I believe the real “Little Orphan Annie” was a woman named Anna E. Crumbaugh Kiefer and not Mary Alice Smith Gray. Here’s why:
1). “Annie” is a dimunitive form of Anna (not Mary Alice).
2) Anna Kiefer is buried in Park Cemetery (Greenfield, Indiana) and her tombstone says “Little Orphan Annie”.
3) The will record of Thomas Carr of Greenfield, Indiana lists Kate E. and John R. Keefer who are the the daughter and son of Charles and Anna Keefer. Thomas states that he is of advancing age and that he and his wife were childless and that they raised Ann the mother of his legatees. Raising another person’s child is a stong indicator that child was an orphan. Thomas Carr’s will is witnessed by Reuben A. Riley, father of James W. Riley. The Carr’s and Rileys are listed only 11 dwellings apart in the 1870 census and may have actually been neighbors.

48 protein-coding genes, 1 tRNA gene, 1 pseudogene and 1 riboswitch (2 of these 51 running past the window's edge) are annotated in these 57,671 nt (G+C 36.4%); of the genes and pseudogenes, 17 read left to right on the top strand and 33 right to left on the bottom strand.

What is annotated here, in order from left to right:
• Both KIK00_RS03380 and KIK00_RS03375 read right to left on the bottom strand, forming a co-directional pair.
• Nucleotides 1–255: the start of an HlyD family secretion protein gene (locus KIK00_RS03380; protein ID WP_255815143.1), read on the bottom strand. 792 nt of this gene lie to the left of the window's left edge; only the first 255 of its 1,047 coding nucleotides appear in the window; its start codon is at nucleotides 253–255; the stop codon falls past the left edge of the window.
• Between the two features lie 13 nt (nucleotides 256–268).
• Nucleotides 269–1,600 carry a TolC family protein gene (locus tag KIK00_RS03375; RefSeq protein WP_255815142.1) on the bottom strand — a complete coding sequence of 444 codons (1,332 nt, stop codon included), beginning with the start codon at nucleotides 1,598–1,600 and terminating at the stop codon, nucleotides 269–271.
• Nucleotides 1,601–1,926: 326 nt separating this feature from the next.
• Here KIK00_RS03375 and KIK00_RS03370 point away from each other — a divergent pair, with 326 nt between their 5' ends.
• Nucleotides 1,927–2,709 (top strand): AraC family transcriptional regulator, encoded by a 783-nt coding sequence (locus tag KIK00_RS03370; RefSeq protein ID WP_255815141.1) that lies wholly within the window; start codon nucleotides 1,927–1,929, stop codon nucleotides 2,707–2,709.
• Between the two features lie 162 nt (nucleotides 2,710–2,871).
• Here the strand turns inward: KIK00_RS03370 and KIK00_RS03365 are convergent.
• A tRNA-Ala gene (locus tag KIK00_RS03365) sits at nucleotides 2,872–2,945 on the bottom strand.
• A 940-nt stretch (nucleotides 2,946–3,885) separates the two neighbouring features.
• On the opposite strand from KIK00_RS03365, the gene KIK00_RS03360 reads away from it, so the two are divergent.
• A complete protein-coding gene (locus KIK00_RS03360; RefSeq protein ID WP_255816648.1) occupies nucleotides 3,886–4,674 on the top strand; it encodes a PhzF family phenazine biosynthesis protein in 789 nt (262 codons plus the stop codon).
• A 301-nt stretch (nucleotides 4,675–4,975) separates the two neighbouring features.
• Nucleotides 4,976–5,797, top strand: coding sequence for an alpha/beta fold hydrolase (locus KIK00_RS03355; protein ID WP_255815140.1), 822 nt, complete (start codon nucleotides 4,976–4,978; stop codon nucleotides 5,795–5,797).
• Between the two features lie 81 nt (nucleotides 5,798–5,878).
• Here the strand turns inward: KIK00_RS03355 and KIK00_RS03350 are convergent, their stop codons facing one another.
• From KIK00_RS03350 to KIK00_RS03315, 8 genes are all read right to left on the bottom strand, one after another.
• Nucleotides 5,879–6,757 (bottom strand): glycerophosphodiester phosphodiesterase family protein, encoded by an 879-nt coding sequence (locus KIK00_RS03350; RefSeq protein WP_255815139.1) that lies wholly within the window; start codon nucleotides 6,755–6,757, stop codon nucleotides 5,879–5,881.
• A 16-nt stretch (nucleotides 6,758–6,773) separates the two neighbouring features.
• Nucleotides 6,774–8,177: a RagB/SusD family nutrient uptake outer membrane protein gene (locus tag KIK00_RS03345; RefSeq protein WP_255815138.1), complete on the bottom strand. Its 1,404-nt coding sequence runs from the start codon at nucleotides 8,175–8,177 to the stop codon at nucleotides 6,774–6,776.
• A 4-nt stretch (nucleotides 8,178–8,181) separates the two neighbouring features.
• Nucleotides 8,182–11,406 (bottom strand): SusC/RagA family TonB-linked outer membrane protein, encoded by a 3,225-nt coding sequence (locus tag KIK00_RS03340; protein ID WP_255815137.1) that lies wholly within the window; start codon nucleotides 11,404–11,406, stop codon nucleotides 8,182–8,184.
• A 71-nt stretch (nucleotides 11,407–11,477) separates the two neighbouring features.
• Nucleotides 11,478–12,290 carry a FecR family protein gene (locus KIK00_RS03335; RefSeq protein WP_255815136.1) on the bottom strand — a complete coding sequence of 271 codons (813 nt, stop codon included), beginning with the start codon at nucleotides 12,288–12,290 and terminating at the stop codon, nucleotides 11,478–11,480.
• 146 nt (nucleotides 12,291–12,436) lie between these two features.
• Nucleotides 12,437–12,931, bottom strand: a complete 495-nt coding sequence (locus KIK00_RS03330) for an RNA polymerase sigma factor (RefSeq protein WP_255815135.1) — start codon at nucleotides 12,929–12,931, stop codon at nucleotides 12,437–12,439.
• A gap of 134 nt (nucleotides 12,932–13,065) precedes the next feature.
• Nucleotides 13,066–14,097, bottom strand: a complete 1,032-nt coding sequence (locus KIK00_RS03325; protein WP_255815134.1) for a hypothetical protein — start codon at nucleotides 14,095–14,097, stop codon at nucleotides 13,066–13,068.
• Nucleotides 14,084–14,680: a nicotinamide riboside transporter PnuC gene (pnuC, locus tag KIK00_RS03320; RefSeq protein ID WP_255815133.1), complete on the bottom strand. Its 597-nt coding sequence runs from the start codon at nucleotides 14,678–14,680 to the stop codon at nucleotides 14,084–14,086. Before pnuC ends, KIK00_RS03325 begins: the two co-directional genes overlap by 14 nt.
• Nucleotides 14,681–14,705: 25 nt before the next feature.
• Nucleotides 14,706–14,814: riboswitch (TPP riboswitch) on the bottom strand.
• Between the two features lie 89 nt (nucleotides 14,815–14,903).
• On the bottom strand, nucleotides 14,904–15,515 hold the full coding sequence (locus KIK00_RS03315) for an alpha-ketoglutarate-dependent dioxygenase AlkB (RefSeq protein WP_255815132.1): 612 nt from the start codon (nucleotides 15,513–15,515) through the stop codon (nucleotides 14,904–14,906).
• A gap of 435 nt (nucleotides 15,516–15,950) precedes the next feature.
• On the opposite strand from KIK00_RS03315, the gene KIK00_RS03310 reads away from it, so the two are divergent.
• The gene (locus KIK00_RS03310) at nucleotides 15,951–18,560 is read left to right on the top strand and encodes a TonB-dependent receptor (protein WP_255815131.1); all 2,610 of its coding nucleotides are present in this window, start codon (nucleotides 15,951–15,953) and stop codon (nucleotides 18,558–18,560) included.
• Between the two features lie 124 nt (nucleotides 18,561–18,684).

James W. Riley was good friends with Almon Kiefer (and wrote about him in some of his poems). Almon Kiefer and Charles Kiefer were granduncles to David Kiger who also knew James W. Riley.
David Kiger, his wife and daughter, Jane (my mother), went to visit Anna Kiefer in Indianapolis around 1942. My mother, who was 6 at the time, remembers Anna as a petite woman. Anna gave my mother a two piece dress my mother played in. My mother was tall for her age and the dress was just a little long.
My family knew the Rileys and had met the woman I believe was the inspiration for Little (she was petite) Orphan (raised by people other than her parents) Annie (named Anna).
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